Saturday, July 23, 2005

Expanding my knowledge base as an Orientalist

One of the very serious flaws cultivated by academic historians is moving everything down to a microscopic level. Hence you get monographs written on individual villages, single commercial commodities, solitary military battles and other exceedingly narrow topics. Many of which are of absolutely no interest to anybody outside a narrow group of specialists. Often lost in this ever proliferating publication of minute details is any sense of the broader outlines of history. I am trying to break away from this overspecialization and expand my knowledge base to see how different regions influence each other.

I have realized that like most other people dealing with the Caucasus and Central Asia I have approached it largely from the vantage point of the former colonial power of Russia and the USSR. I think that this Eurocentrism may have also been a problem for people dealing with other areas of Asia and Africa in the early years of independence as well. I have been trying to approach the region as an Orientalist rather than a Russianist or God forbid a Sovietologist. Hence I am very glad that my degree and my supervisor are actually in history of the Near and Middle East which is where most of the Muslim regions of the former USSR belong. I have also found that my work gets a much better reception from the Near and Middle East studies people than the Soviet studies people. Primarily because most of the Soviet studies people, particularly in the US, have romanticized the USSR and are still unwilling to properly criticize it. Certainly not to admit that it practiced racism or that it can be compared to regimes such as Nazi Germany and apartheid South Africa. In contrast the Near and Middle East studies people recognize that Russia and the USSR were colonial empires not substantially different from France and the UK in a number of key aspects. They also had ready analogies to understand Soviet ethnic cleansing in the experience of the Armenians in 1915 and the Palestinians in 1948. In contrast most Eurocentric and Russocentric scholars have vehmently resisted the idea of comparative history for ideological reasons.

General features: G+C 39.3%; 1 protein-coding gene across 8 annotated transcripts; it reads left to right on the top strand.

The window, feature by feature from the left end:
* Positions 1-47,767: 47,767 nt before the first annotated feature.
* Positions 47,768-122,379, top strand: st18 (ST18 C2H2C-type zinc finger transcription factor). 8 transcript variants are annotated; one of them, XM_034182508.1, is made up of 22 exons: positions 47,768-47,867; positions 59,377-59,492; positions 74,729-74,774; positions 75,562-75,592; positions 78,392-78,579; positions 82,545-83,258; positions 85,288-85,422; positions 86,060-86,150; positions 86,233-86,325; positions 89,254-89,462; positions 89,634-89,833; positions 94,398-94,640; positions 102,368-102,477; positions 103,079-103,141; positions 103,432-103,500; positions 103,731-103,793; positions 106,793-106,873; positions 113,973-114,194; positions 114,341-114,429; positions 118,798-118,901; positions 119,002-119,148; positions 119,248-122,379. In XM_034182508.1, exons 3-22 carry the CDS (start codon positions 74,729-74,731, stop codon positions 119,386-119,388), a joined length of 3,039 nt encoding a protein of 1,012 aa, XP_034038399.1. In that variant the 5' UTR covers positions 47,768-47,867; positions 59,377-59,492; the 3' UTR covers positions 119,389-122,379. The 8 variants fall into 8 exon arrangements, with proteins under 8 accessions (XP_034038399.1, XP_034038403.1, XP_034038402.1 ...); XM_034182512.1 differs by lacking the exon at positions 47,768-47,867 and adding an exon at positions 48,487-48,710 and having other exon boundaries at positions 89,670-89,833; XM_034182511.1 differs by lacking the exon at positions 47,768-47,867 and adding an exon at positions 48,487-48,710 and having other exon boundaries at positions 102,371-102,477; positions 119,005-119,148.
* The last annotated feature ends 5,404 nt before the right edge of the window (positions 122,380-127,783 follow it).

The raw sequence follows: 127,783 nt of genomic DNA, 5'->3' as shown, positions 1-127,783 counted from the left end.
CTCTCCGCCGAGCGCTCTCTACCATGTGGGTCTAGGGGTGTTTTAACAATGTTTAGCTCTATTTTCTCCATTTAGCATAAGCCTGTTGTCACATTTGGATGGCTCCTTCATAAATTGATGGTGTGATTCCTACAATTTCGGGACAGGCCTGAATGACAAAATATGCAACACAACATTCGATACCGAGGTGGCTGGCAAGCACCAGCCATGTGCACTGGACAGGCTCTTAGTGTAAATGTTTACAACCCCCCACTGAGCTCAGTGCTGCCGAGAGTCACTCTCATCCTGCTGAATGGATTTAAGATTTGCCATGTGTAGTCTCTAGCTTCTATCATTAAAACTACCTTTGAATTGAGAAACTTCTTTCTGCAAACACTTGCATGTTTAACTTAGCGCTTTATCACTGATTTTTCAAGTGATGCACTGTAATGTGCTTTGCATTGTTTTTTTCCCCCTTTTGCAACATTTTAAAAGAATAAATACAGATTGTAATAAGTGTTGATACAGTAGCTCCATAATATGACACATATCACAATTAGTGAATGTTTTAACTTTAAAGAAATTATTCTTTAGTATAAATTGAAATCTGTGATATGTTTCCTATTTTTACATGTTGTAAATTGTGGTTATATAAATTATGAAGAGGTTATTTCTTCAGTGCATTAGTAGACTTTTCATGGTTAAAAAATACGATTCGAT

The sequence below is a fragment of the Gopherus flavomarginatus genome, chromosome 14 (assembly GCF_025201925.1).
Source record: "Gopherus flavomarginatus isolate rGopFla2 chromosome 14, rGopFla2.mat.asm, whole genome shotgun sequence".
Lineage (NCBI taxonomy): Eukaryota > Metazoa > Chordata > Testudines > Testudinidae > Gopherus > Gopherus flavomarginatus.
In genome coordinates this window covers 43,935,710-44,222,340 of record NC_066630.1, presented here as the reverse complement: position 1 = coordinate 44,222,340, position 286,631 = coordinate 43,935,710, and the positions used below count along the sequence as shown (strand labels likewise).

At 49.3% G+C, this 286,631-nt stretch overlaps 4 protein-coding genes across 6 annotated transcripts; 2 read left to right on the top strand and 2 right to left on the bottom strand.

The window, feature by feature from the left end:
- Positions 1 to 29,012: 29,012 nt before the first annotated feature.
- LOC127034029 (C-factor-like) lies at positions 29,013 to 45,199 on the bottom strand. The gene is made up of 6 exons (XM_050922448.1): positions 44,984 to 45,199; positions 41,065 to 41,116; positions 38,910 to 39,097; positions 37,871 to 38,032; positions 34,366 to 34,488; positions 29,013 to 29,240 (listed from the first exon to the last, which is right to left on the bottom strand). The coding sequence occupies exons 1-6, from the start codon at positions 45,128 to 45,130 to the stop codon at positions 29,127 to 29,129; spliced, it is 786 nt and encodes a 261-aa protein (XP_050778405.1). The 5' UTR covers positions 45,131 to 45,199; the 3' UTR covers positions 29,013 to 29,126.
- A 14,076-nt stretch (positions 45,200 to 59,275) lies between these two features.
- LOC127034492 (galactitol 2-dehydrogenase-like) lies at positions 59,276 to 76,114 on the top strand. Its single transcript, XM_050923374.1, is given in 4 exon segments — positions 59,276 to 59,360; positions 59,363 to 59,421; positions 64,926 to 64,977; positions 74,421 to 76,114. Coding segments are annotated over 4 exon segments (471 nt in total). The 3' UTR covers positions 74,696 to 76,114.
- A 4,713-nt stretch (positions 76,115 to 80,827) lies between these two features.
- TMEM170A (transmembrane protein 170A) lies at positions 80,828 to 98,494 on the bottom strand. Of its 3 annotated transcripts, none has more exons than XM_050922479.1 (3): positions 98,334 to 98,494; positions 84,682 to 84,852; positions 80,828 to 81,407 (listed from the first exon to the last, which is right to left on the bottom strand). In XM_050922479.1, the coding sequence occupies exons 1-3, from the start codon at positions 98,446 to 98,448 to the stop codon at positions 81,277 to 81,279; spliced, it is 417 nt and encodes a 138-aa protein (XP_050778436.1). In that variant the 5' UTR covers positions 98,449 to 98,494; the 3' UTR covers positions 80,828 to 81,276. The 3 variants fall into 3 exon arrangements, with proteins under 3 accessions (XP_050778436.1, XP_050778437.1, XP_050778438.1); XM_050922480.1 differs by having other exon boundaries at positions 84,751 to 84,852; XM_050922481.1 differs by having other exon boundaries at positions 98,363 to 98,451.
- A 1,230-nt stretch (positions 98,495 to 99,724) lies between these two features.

Approaching Central Asia and the Caucasus as part of the greater Middle East rather than parts of an undifferentiated Soviet Russia of course has required me to attempt to broaden my knowledge base. I have realized that my knowledge of a number of relavent subjects is weak. Below I have listed some of the areas of my knowledge I am looking to expand.

Countries and regions geographically adjacent to Soviet Central Asia that have had important cross border influences. Most notably Iran, Afghanistan, Eastern Turkestan (Xinjiang) and Pakistan. I have done a little bit of reading in the last year on Afghanistan and Iran. I am very much looking for a good book on the history of Pakistan and the relationship the north western parts of the country have historically had with Afghanistan and Central Asia. Also a good book on Eastern Turkestan that deals with the region from the vantage point of Central Asia rather than Beijing.

The theology and social history of Islam in its various forms. I am particularly interested in how Sufiism fit itself to various anti-colonial struggles. Political Islam has taken alot of forms and the Wahhabist brand now receiving attention in the US has historically not been the most popular. Particularly in Islamic areas outside the Arab world.

The influence decolonization and civil rights movements had on subject peoples in the USSR. I think the common wisdom that there was no influence from such events as the Algerian revolution is bunk. I know for a fact having read a lot of Samizdat material that both the Crimean Tatars and Meskhetian Turks compared themselves to the Palestinians in the 1970s. Despite the best efforts of the Soviet government, the USSR was not a totally isolated bubble immune from the trends that shaped the history of the rest of the world. They could not keep all information of the outside world under control. It did seep through and the existing evidence shows that it did have some effect. Unfortunately it looks like I will probably have to write this last history myself since it is vehmently rejected by reigning orthodox opinion.


Chris Conway said...

One of the great things about being a generalist, and "broadening horizons" is the possibility of reaching a broader audience by addressing bigger questions. Also, I find that we need to stimulate ourselves into having new ideas by ambitiously venturing into territories we have not yet explored in our scholarship. It keeps us reinvigorated and interested, but also qualitatively impacts the scope, reach and contribution of our scholarship to the field.

J. Otto Pohl said...

Yes, I do find that reading about stuff that is totally new to me inspires me more than rehashed arguments or additional details to familiar stories. I am not a generalist right now. Most of my writing has been specialized. But, I feel that I should move towards a more general approach. Particularly since it is unlikely I will ever get a job in academia. The only place where details count more than solid narratives.

Chris Conway said...

I am wondering why you are so convinced that you will not get a job in academia in the U.S. Perhaps you could do a post about why you believe this is the case. I'm curious about your situation because you have been and continue to be such a prolific scholar. If you were trained in Europe (? I don't know this for a fact, correct me if I am wrong) maybe there's a cultural disjunction between academic systems, attitudes and cultures that is causing difficulties. Anyway, I hope you will enlighten us on your situation. (Or simply direct me to any previous post you have made on your blog that addresses your history and situation).